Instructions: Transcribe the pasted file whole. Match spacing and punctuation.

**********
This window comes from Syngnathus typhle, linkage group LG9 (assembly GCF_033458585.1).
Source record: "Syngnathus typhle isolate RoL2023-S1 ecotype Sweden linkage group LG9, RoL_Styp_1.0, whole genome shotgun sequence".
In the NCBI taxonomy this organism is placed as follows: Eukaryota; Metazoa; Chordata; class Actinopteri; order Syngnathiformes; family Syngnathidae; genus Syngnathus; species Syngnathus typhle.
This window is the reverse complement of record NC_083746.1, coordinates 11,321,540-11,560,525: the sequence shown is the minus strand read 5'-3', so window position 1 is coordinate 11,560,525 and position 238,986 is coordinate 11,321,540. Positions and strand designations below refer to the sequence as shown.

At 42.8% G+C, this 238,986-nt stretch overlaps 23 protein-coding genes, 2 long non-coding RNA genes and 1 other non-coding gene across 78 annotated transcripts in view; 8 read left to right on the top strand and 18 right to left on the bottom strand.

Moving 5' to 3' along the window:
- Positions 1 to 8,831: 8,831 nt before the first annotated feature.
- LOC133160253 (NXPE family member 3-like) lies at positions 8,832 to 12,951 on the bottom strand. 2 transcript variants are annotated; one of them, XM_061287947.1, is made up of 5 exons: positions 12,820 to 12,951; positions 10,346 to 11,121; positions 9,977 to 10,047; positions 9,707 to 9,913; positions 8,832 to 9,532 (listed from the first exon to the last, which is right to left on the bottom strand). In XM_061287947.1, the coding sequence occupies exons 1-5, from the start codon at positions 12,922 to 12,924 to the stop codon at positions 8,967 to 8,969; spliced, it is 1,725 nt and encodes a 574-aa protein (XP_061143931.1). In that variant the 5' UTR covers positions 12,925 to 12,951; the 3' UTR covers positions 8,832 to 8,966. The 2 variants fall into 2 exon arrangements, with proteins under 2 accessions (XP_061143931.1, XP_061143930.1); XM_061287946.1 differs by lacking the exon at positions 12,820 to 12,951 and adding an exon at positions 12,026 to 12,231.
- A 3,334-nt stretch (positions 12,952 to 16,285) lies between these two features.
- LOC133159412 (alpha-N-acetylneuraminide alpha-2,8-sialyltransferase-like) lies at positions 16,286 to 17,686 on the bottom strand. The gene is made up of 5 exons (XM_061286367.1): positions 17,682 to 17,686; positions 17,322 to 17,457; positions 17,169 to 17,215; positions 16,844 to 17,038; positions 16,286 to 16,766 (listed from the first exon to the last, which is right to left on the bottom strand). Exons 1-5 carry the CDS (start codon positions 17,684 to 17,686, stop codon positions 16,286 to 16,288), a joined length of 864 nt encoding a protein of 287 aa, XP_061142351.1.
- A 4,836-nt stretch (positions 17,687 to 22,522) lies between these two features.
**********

This window comes from Syngnathus typhle, linkage group LG9 (assembly GCF_033458585.1).
Source record: "Syngnathus typhle isolate RoL2023-S1 ecotype Sweden linkage group LG9, RoL_Styp_1.0, whole genome shotgun sequence".
In the NCBI taxonomy this organism is placed as follows: Eukaryota; Metazoa; Chordata; class Actinopteri; order Syngnathiformes; family Syngnathidae; genus Syngnathus; species Syngnathus typhle.
This window is the reverse complement of record NC_083746.1, coordinates 11,321,540-11,560,525: the sequence shown is the minus strand read 5'-3', so window position 1 is coordinate 11,560,525 and position 238,986 is coordinate 11,321,540. Positions and strand designations below refer to the sequence as shown.

At 42.8% G+C, this 238,986-nt stretch overlaps 23 protein-coding genes, 2 long non-coding RNA genes and 1 other non-coding gene across 78 annotated transcripts in view; 8 read left to right on the top strand and 18 right to left on the bottom strand.

Moving 5' to 3' along the window:
- Positions 1 to 8,831: 8,831 nt before the first annotated feature.
- LOC133160253 (NXPE family member 3-like) lies at positions 8,832 to 12,951 on the bottom strand. 2 transcript variants are annotated; one of them, XM_061287947.1, is made up of 5 exons: positions 12,820 to 12,951; positions 10,346 to 11,121; positions 9,977 to 10,047; positions 9,707 to 9,913; positions 8,832 to 9,532 (listed from the first exon to the last, which is right to left on the bottom strand). In XM_061287947.1, the coding sequence occupies exons 1-5, from the start codon at positions 12,922 to 12,924 to the stop codon at positions 8,967 to 8,969; spliced, it is 1,725 nt and encodes a 574-aa protein (XP_061143931.1). In that variant the 5' UTR covers positions 12,925 to 12,951; the 3' UTR covers positions 8,832 to 8,966. The 2 variants fall into 2 exon arrangements, with proteins under 2 accessions (XP_061143931.1, XP_061143930.1); XM_061287946.1 differs by lacking the exon at positions 12,820 to 12,951 and adding an exon at positions 12,026 to 12,231.
- A 3,334-nt stretch (positions 12,952 to 16,285) lies between these two features.
- LOC133159412 (alpha-N-acetylneuraminide alpha-2,8-sialyltransferase-like) lies at positions 16,286 to 17,686 on the bottom strand. The gene is made up of 5 exons (XM_061286367.1): positions 17,682 to 17,686; positions 17,322 to 17,457; positions 17,169 to 17,215; positions 16,844 to 17,038; positions 16,286 to 16,766 (listed from the first exon to the last, which is right to left on the bottom strand). Exons 1-5 carry the CDS (start codon positions 17,684 to 17,686, stop codon positions 16,286 to 16,288), a joined length of 864 nt encoding a protein of 287 aa, XP_061142351.1.
- A 4,836-nt stretch (positions 17,687 to 22,522) lies between these two features.